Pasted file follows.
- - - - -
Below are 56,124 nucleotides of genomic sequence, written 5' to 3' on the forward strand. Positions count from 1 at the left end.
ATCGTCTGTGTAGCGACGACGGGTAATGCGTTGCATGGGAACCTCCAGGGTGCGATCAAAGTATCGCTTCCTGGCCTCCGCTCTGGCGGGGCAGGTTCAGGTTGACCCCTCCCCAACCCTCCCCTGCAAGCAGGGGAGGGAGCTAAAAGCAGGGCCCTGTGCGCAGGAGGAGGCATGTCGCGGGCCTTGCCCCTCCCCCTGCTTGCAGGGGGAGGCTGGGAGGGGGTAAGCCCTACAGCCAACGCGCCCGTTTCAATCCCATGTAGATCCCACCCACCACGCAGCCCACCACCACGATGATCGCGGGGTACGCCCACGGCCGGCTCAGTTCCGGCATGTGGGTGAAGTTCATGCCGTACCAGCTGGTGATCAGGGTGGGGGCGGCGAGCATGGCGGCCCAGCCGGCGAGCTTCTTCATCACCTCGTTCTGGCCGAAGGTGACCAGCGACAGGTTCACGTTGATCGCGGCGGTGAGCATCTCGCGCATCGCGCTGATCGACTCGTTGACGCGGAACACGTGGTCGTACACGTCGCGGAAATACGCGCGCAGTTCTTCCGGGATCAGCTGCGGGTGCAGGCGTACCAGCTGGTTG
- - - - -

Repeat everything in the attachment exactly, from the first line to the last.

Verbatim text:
Below are 56,124 nucleotides of genomic sequence, written 5' to 3' on the forward strand. Positions count from 1 at the left end.
ATCGTCTGTGTAGCGACGACGGGTAATGCGTTGCATGGGAACCTCCAGGGTGCGATCAAAGTATCGCTTCCTGGCCTCCGCTCTGGCGGGGCAGGTTCAGGTTGACCCCTCCCCAACCCTCCCCTGCAAGCAGGGGAGGGAGCTAAAAGCAGGGCCCTGTGCGCAGGAGGAGGCATGTCGCGGGCCTTGCCCCTCCCCCTGCTTGCAGGGGGAGGCTGGGAGGGGGTAAGCCCTACAGCCAACGCGCCCGTTTCAATCCCATGTAGATCCCACCCACCACGCAGCCCACCACCACGATGATCGCGGGGTACGCCCACGGCCGGCTCAGTTCCGGCATGTGGGTGAAGTTCATGCCGTACCAGCTGGTGATCAGGGTGGGGGCGGCGAGCATGGCGGCCCAGCCGGCGAGCTTCTTCATCACCTCGTTCTGGCCGAAGGTGACCAGCGACAGGTTCACGTTGATCGCGGCGGTGAGCATCTCGCGCATCGCGCTGATCGACTCGTTGACGCGGAACACGTGGTCGTACACGTCGCGGAAATACGCGCGCAGTTCTTCCGGGATCAGCTGCGGGTGCAGGCGTACCAGCTGGTTG